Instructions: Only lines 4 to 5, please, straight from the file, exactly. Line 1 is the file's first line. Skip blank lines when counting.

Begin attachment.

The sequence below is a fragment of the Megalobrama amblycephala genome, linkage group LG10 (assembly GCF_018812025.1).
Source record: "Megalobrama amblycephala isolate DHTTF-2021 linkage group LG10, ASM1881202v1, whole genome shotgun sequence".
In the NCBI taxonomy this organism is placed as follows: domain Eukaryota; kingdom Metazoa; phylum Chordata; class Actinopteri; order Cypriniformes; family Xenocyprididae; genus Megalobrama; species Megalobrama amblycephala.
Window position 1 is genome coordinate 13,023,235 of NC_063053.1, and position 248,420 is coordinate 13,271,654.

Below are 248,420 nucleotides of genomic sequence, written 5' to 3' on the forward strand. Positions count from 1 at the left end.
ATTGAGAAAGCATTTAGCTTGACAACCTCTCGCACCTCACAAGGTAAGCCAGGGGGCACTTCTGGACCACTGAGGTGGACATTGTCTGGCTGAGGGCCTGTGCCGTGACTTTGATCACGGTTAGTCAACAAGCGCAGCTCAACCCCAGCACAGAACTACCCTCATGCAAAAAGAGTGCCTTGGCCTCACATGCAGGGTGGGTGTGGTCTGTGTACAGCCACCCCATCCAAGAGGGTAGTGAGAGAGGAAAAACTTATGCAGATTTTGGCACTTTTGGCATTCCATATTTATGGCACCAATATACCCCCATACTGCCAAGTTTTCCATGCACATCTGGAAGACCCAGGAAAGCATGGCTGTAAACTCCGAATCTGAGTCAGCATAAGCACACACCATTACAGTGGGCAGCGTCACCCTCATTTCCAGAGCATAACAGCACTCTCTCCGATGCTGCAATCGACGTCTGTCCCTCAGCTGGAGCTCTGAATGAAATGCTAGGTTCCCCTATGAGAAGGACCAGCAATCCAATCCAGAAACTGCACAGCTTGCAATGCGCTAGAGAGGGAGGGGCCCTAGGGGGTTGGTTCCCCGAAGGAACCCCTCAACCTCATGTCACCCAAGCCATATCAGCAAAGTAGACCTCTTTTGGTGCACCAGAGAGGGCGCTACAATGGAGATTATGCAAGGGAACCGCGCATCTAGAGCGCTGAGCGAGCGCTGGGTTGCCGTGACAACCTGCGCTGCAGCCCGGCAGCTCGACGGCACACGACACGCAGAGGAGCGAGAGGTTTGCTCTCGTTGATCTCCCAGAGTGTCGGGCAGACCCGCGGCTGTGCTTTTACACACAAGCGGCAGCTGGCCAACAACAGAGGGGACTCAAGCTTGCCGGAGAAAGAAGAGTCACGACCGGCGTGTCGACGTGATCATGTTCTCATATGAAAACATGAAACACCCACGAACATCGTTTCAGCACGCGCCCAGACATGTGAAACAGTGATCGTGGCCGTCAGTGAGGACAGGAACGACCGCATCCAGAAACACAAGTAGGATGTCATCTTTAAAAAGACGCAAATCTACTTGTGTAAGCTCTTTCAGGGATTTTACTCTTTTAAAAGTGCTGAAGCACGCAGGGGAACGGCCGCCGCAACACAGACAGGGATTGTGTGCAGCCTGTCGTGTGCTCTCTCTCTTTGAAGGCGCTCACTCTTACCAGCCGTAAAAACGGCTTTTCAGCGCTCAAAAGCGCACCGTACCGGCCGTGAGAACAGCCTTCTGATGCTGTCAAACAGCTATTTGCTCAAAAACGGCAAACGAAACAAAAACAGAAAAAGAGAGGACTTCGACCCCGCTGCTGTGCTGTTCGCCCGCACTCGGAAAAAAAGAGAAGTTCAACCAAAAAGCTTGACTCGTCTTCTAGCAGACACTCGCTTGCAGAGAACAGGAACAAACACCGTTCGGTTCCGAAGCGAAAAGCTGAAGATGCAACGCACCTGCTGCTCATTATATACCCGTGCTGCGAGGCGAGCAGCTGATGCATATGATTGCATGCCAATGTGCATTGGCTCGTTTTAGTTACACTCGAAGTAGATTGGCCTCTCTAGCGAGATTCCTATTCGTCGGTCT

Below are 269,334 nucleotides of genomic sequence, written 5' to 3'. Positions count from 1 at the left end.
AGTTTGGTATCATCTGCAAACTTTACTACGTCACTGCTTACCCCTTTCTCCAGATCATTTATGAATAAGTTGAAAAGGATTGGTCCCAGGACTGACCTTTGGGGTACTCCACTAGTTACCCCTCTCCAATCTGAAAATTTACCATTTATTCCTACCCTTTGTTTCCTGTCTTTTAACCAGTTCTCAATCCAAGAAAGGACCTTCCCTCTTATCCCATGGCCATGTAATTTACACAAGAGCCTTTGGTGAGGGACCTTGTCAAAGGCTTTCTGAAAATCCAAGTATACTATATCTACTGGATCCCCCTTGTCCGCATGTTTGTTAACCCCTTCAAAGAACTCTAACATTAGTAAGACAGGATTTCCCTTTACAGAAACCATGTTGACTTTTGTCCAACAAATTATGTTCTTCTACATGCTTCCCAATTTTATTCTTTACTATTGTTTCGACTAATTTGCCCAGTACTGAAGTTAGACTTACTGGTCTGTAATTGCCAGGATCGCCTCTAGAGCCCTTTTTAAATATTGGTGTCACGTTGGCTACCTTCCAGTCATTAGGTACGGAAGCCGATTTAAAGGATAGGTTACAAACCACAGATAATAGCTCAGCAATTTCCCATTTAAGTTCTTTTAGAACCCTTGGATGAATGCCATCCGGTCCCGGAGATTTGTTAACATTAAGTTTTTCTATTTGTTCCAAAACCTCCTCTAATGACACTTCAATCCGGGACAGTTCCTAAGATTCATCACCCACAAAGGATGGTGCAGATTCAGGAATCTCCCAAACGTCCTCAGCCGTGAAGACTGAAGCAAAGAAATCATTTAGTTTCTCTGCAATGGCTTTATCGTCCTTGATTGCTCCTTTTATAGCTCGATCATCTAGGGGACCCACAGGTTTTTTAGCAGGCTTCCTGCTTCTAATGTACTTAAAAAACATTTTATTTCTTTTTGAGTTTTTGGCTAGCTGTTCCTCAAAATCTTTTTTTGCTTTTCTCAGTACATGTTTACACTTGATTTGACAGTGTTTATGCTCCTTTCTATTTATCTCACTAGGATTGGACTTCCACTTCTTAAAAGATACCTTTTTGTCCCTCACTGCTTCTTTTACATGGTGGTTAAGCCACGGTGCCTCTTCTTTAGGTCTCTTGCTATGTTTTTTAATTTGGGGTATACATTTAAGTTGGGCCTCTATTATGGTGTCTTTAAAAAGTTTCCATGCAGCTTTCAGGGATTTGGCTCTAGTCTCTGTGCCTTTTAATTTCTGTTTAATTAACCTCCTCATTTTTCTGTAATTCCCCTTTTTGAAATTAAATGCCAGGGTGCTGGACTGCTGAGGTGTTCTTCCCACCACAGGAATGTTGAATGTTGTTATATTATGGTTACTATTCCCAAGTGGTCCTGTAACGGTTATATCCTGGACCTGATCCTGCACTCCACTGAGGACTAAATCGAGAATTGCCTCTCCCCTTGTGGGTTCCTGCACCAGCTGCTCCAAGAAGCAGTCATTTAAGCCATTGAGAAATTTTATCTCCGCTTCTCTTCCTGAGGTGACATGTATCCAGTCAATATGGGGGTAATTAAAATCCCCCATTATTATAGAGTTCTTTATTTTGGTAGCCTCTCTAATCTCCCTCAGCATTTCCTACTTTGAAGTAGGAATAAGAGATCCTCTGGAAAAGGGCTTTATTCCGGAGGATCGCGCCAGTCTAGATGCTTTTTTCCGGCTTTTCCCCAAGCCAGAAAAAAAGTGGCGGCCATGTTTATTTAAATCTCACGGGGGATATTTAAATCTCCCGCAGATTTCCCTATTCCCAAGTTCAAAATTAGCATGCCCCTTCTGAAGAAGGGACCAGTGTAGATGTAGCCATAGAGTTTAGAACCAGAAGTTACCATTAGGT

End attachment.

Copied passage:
Window position 1 is genome coordinate 13,023,235 of NC_063053.1, and position 248,420 is coordinate 13,271,654.

Below are 248,420 nucleotides of genomic sequence, written 5' to 3' on the forward strand. Positions count from 1 at the left end.